East San Joaquin Valley farmers, facing a zero water allocation this summer, are asking a judge to stop unprecedented water releases that started last week at Millerton Lake.
The Friant Water Authority, representing 15,000 east-side growers, says federal leaders are not following a long-established water-rights pecking order in releasing Millerton water, which would help save thousands of acres of east-side orchards.
The water is instead headed to a group of west Valley farmers who hold rights dating back to the 1800s.
The lawsuit filed Tuesday says a Northern California water supply is available to help the west-side growers, but it is going to junior water-rights holders -- wildlife refuges and the State Water Project.
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The Northern California water should be sent to the west Valley farmers instead of the Millerton water, the lawsuit says.
The lawsuit seeks a temporary restraining order against the U.S. Bureau of Reclamation. No court date has been set, but it is expected to be soon. Federal leaders declined to comment on the lawsuit, which is filed in U.S. District Court in Fresno.
Under contracts signed decades ago, the Bureau of Reclamation is required to release Millerton water when Northern California water is not available for the west Valley landowners. Up to 200,000 acre-feet of Millerton water could be released by late August.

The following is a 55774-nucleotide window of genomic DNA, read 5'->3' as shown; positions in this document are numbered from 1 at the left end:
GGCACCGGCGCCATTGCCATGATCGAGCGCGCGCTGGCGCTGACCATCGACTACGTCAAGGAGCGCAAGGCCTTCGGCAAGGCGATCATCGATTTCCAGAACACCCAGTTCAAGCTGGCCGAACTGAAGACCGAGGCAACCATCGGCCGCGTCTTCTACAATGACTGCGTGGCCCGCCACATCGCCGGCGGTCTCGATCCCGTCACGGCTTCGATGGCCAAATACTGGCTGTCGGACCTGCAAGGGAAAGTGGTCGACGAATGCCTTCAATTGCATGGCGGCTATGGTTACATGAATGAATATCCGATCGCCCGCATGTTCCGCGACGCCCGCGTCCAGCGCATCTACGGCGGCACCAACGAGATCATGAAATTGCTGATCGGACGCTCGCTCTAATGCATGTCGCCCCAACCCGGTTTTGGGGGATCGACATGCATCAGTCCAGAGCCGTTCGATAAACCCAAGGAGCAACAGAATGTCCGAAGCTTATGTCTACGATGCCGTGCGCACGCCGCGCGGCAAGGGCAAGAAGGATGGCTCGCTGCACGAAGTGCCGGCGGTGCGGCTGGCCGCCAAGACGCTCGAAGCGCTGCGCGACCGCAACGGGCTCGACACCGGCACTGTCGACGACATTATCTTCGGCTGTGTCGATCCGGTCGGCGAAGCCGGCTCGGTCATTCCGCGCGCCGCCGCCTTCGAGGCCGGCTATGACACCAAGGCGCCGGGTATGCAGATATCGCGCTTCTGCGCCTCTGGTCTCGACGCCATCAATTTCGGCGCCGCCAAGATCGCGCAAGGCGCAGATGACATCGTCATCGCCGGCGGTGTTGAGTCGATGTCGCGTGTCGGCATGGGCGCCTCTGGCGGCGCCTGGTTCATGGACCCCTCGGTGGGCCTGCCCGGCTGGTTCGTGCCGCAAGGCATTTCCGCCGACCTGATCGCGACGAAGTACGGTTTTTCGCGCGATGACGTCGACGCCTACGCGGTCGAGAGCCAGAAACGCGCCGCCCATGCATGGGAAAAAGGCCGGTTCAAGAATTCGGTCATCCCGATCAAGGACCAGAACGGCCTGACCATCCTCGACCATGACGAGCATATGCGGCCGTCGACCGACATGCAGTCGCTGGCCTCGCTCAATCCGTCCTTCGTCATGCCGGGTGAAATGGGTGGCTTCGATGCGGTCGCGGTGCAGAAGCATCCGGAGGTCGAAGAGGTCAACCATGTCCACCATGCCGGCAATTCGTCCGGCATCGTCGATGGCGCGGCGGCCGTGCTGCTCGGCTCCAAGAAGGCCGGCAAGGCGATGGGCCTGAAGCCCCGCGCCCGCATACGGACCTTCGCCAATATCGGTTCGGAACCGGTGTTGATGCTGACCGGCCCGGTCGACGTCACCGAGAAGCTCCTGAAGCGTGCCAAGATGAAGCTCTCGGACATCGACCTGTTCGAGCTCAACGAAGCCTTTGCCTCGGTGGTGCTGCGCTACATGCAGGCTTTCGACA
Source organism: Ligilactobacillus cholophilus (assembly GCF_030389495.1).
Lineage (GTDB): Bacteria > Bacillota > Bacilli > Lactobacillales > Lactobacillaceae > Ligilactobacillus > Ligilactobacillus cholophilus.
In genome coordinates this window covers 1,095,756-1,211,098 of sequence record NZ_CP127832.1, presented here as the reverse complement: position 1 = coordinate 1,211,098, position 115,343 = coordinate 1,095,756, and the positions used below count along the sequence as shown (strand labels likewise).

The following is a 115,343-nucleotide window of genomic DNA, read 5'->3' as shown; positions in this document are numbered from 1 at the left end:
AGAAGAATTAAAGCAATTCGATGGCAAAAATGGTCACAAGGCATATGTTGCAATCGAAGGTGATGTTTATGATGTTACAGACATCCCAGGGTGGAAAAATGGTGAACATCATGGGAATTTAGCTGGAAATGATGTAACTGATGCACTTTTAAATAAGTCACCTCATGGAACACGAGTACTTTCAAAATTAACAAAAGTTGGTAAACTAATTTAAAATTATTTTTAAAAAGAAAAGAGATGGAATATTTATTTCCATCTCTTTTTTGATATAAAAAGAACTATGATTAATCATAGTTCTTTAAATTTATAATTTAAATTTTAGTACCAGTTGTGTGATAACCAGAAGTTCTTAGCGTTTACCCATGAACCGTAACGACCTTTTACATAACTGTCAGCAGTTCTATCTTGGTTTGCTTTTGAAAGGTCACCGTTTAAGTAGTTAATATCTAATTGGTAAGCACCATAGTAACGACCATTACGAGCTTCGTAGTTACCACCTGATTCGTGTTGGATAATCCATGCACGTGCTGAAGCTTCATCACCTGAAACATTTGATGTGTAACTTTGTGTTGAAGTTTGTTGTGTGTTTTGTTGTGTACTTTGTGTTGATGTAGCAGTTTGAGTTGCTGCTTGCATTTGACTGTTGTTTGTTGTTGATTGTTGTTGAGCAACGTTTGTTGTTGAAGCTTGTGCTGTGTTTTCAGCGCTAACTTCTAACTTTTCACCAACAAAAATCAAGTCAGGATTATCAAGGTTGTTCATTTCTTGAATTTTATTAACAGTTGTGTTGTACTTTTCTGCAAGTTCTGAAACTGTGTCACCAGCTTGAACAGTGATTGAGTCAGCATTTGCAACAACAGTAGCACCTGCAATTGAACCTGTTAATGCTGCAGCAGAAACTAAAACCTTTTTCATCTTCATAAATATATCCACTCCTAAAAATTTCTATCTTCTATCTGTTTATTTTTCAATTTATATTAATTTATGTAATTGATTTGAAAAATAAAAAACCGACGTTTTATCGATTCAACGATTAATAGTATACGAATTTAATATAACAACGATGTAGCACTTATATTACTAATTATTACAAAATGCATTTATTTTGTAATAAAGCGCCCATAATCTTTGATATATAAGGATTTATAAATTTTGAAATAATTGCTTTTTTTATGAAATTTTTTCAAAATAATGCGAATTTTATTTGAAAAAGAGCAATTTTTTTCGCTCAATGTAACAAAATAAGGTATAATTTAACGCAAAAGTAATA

But the east-sider's lawsuit says Northern California river water now being sent to the state project and refuges should be going to the west-side growers who are part of the San Joaquin River Exchange Contractors Water Authority, encompassing 240,000 acres.
"About 178,000 acre-feet of water from San Luis Reservoir is being sent to refuges," said Friant lawyer Jennifer Buckman. "It's important to observe the senior status of the exchange contractors."
If the Millerton water went to the east Valley, it would ease losses feared to be in the hundreds of millions of dollars this year.
Audubon California officials disagreed with Friant, saying the Central Valley Project Improvement Act of 1992 grants refuges a minimum amount of water. They called Friant's lawsuit a wrong-headed approach to solving the drought crisis this year.
"Given that the refuges only get a tiny percentage of the total water supplied from the Central Valley Project, the Friant Authority action would see the refuges destroyed for -- at best -- minimal and temporary relief," said Michael Lynes, director of public policy for Audubon California.
State Water Contractors, a nonprofit association representing customers of the State Water Project, was not prepared to immediately comment.
West-side grower Cannon Michael, who has senior water rights because his land is in the exchange contractors area, said the lawsuit is a consequence of drought by environmental regulation and questionable water project operations.
"There are serious larger picture issues that need to be dealt with," he said. "And it is unfortunate that we have to spend time and resources fighting."